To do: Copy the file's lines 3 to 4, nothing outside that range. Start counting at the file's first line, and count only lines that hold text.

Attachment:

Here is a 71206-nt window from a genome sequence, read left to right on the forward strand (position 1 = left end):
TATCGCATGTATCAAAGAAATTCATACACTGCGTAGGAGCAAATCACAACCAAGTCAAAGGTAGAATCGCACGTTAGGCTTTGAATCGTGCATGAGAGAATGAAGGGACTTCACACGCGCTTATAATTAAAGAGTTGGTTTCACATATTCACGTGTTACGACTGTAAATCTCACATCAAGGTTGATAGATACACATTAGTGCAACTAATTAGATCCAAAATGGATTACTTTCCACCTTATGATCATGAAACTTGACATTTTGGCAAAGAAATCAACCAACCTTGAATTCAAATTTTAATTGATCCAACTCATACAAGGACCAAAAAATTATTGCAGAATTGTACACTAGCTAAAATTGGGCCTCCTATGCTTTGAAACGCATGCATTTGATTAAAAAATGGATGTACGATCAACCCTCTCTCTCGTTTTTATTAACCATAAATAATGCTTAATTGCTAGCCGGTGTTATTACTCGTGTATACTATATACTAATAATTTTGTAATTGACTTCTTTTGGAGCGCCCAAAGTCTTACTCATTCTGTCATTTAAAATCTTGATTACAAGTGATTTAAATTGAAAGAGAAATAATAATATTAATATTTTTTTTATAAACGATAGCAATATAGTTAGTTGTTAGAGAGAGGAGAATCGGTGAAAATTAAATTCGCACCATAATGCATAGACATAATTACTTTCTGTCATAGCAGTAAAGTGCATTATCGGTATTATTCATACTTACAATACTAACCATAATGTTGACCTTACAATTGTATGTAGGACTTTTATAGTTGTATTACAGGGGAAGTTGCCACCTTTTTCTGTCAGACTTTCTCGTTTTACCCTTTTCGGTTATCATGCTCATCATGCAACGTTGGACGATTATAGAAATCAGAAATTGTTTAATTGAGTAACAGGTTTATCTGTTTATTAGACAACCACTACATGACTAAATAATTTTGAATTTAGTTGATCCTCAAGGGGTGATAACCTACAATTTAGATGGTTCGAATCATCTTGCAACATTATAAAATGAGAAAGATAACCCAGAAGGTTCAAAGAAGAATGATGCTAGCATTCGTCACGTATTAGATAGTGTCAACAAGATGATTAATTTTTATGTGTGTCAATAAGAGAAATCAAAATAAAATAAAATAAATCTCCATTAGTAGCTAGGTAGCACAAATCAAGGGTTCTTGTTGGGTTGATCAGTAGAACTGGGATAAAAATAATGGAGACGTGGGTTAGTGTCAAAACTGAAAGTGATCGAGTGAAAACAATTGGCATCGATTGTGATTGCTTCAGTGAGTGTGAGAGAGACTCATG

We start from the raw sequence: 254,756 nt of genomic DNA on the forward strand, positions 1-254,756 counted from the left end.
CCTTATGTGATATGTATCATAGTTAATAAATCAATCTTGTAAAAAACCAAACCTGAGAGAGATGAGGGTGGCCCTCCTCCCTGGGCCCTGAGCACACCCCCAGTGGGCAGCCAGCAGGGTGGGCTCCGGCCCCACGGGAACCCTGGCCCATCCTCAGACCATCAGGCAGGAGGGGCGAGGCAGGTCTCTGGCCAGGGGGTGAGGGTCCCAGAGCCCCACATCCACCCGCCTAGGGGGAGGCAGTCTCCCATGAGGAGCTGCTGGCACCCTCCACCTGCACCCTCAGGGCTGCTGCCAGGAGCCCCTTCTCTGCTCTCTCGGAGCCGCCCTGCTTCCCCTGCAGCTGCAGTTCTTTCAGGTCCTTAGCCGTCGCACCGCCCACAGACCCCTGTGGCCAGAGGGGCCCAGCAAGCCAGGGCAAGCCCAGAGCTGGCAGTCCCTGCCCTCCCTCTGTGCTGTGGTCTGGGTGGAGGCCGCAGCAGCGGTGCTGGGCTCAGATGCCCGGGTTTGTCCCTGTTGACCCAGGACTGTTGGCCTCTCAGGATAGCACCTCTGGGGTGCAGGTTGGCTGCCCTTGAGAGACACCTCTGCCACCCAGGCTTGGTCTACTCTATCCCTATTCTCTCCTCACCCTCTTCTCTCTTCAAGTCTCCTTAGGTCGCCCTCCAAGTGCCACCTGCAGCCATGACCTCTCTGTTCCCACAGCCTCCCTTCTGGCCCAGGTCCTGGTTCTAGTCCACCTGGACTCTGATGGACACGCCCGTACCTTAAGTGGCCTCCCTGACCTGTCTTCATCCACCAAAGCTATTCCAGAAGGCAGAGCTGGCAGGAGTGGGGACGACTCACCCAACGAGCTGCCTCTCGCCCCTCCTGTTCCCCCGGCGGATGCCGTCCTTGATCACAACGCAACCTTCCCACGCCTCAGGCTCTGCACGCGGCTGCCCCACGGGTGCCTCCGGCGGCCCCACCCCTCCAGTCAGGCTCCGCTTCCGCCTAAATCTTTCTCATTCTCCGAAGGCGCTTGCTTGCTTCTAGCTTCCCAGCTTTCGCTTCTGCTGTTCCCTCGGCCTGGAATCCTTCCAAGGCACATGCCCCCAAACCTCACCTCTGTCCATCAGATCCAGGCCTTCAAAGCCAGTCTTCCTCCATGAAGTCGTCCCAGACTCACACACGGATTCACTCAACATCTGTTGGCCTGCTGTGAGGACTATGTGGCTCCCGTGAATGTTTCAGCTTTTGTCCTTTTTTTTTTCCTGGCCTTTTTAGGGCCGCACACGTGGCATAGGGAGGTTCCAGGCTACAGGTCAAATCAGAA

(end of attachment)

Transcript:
We start from the raw sequence: 254,756 nt of genomic DNA on the forward strand, positions 1-254,756 counted from the left end.
CCTTATGTGATATGTATCATAGTTAATAAATCAATCTTGTAAAAAACCAAACCTGAGAGAGATGAGGGTGGCCCTCCTCCCTGGGCCCTGAGCACACCCCCAGTGGGCAGCCAGCAGGGTGGGCTCCGGCCCCACGGGAACCCTGGCCCATCCTCAGACCATCAGGCAGGAGGGGCGAGGCAGGTCTCTGGCCAGGGGGTGAGGGTCCCAGAGCCCCACATCCACCCGCCTAGGGGGAGGCAGTCTCCCATGAGGAGCTGCTGGCACCCTCCACCTGCACCCTCAGGGCTGCTGCCAGGAGCCCCTTCTCTGCTCTCTCGGAGCCGCCCTGCTTCCCCTGCAGCTGCAGTTCTTTCAGGTCCTTAGCCGTCGCACCGCCCACAGACCCCTGTGGCCAGAGGGGCCCAGCAAGCCAGGGCAAGCCCAGAGCTGGCAGTCCCTGCCCTCCCTCTGTGCTGTGGTCTGGGTGGAGGCCGCAGCAGCGGTGCTGGGCTCAGATGCCCGGGTTTGTCCCTGTTGACCCAGGACTGTTGGCCTCTCAGGATAGCACCTCTGGGGTGCAGGTTGGCTGCCCTTGAGAGACACCTCTGCCACCCAGGCTTGGTCTACTCTATCCCTATTCTCTCCTCACCCTCTTCTCTCTTCAAGTCTCCTTAGGTCGCCCTCCAAGTGCCACCTGCAGCCATGACCTCTCTGTTCCCACAGCCTCCCTTCTGGCCCAGGTCCTGGTTCTAGTCCACCTGGACTCTGATGGACACGCCCGTACCTTAAGTGGCCTCCCTGACCTGTCTTCATCCACCAAAGCTATTCCAGAAGGCAGAGCTGGCAGGAGTGGGGACGACTCACCCAACGAGCTGCCTCTCGCCCCTCCTGTTCCCCCGGCGGATGCCGTCCTTGATCACAACGCAACCTTCCCACGCCTCAGGCTCTGCACGCGGCTGCCCCACGGGTGCCTCCGGCGGCCCCACCCCTCCAGTCAGGCTCCGCTTCCGCCTAAATCTTTCTCATTCTCCGAAGGCGCTTGCTTGCTTCTAGCTTCCCAGCTTTCGCTTCTGCTGTTCCCTCGGCCTGGAATCCTTCCAAGGCACATGCCCCCAAACCTCACCTCTGTCCATCAGATCCAGGCCTTCAAAGCCAGTCTTCCTCCATGAAGTCGTCCCAGACTCACACACGGATTCACTCAACATCTGTTGGCCTGCTGTGAGGACTATGTGGCTCCCGTGAATGTTTCAGCTTTTGTCCTTTTTTTTTTCCTGGCCTTTTTAGGGCCGCACACGTGGCATAGGGAGGTTCCAGGCTACAGGTCAAATCAGAA